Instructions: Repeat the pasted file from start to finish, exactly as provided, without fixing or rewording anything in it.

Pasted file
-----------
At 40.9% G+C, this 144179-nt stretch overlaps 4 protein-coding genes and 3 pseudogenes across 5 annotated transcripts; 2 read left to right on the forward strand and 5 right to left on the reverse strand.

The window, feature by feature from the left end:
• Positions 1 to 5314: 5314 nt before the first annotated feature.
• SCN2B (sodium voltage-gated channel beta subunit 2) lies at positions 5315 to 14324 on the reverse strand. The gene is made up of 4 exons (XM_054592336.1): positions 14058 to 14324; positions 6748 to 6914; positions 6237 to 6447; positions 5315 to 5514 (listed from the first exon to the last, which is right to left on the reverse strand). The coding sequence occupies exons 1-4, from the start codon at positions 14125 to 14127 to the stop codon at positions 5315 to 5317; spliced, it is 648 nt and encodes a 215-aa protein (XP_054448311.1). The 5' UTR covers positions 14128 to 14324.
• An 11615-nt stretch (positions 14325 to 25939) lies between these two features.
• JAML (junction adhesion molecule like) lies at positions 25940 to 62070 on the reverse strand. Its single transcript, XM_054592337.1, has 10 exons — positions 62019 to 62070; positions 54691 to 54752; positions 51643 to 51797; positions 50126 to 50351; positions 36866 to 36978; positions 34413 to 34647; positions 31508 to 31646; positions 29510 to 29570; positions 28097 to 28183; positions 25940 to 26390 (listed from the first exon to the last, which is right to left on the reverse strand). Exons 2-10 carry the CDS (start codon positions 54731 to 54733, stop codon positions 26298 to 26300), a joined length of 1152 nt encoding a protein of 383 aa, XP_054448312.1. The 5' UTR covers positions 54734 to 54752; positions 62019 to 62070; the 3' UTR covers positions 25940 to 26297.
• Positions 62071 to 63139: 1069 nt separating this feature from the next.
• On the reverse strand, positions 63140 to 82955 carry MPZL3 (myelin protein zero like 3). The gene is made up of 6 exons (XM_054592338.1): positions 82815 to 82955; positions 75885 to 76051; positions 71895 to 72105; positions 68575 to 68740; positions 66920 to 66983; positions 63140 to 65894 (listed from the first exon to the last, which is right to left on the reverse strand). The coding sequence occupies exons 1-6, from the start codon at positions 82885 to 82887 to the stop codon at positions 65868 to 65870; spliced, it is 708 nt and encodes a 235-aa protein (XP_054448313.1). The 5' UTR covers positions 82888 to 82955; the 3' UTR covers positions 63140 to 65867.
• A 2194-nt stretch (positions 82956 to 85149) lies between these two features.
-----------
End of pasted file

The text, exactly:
At 40.9% G+C, this 144179-nt stretch overlaps 4 protein-coding genes and 3 pseudogenes across 5 annotated transcripts; 2 read left to right on the forward strand and 5 right to left on the reverse strand.

The window, feature by feature from the left end:
• Positions 1 to 5314: 5314 nt before the first annotated feature.
• SCN2B (sodium voltage-gated channel beta subunit 2) lies at positions 5315 to 14324 on the reverse strand. The gene is made up of 4 exons (XM_054592336.1): positions 14058 to 14324; positions 6748 to 6914; positions 6237 to 6447; positions 5315 to 5514 (listed from the first exon to the last, which is right to left on the reverse strand). The coding sequence occupies exons 1-4, from the start codon at positions 14125 to 14127 to the stop codon at positions 5315 to 5317; spliced, it is 648 nt and encodes a 215-aa protein (XP_054448311.1). The 5' UTR covers positions 14128 to 14324.
• An 11615-nt stretch (positions 14325 to 25939) lies between these two features.
• JAML (junction adhesion molecule like) lies at positions 25940 to 62070 on the reverse strand. Its single transcript, XM_054592337.1, has 10 exons — positions 62019 to 62070; positions 54691 to 54752; positions 51643 to 51797; positions 50126 to 50351; positions 36866 to 36978; positions 34413 to 34647; positions 31508 to 31646; positions 29510 to 29570; positions 28097 to 28183; positions 25940 to 26390 (listed from the first exon to the last, which is right to left on the reverse strand). Exons 2-10 carry the CDS (start codon positions 54731 to 54733, stop codon positions 26298 to 26300), a joined length of 1152 nt encoding a protein of 383 aa, XP_054448312.1. The 5' UTR covers positions 54734 to 54752; positions 62019 to 62070; the 3' UTR covers positions 25940 to 26297.
• Positions 62071 to 63139: 1069 nt separating this feature from the next.
• On the reverse strand, positions 63140 to 82955 carry MPZL3 (myelin protein zero like 3). The gene is made up of 6 exons (XM_054592338.1): positions 82815 to 82955; positions 75885 to 76051; positions 71895 to 72105; positions 68575 to 68740; positions 66920 to 66983; positions 63140 to 65894 (listed from the first exon to the last, which is right to left on the reverse strand). The coding sequence occupies exons 1-6, from the start codon at positions 82885 to 82887 to the stop codon at positions 65868 to 65870; spliced, it is 708 nt and encodes a 235-aa protein (XP_054448313.1). The 5' UTR covers positions 82888 to 82955; the 3' UTR covers positions 63140 to 65867.
• A 2194-nt stretch (positions 82956 to 85149) lies between these two features.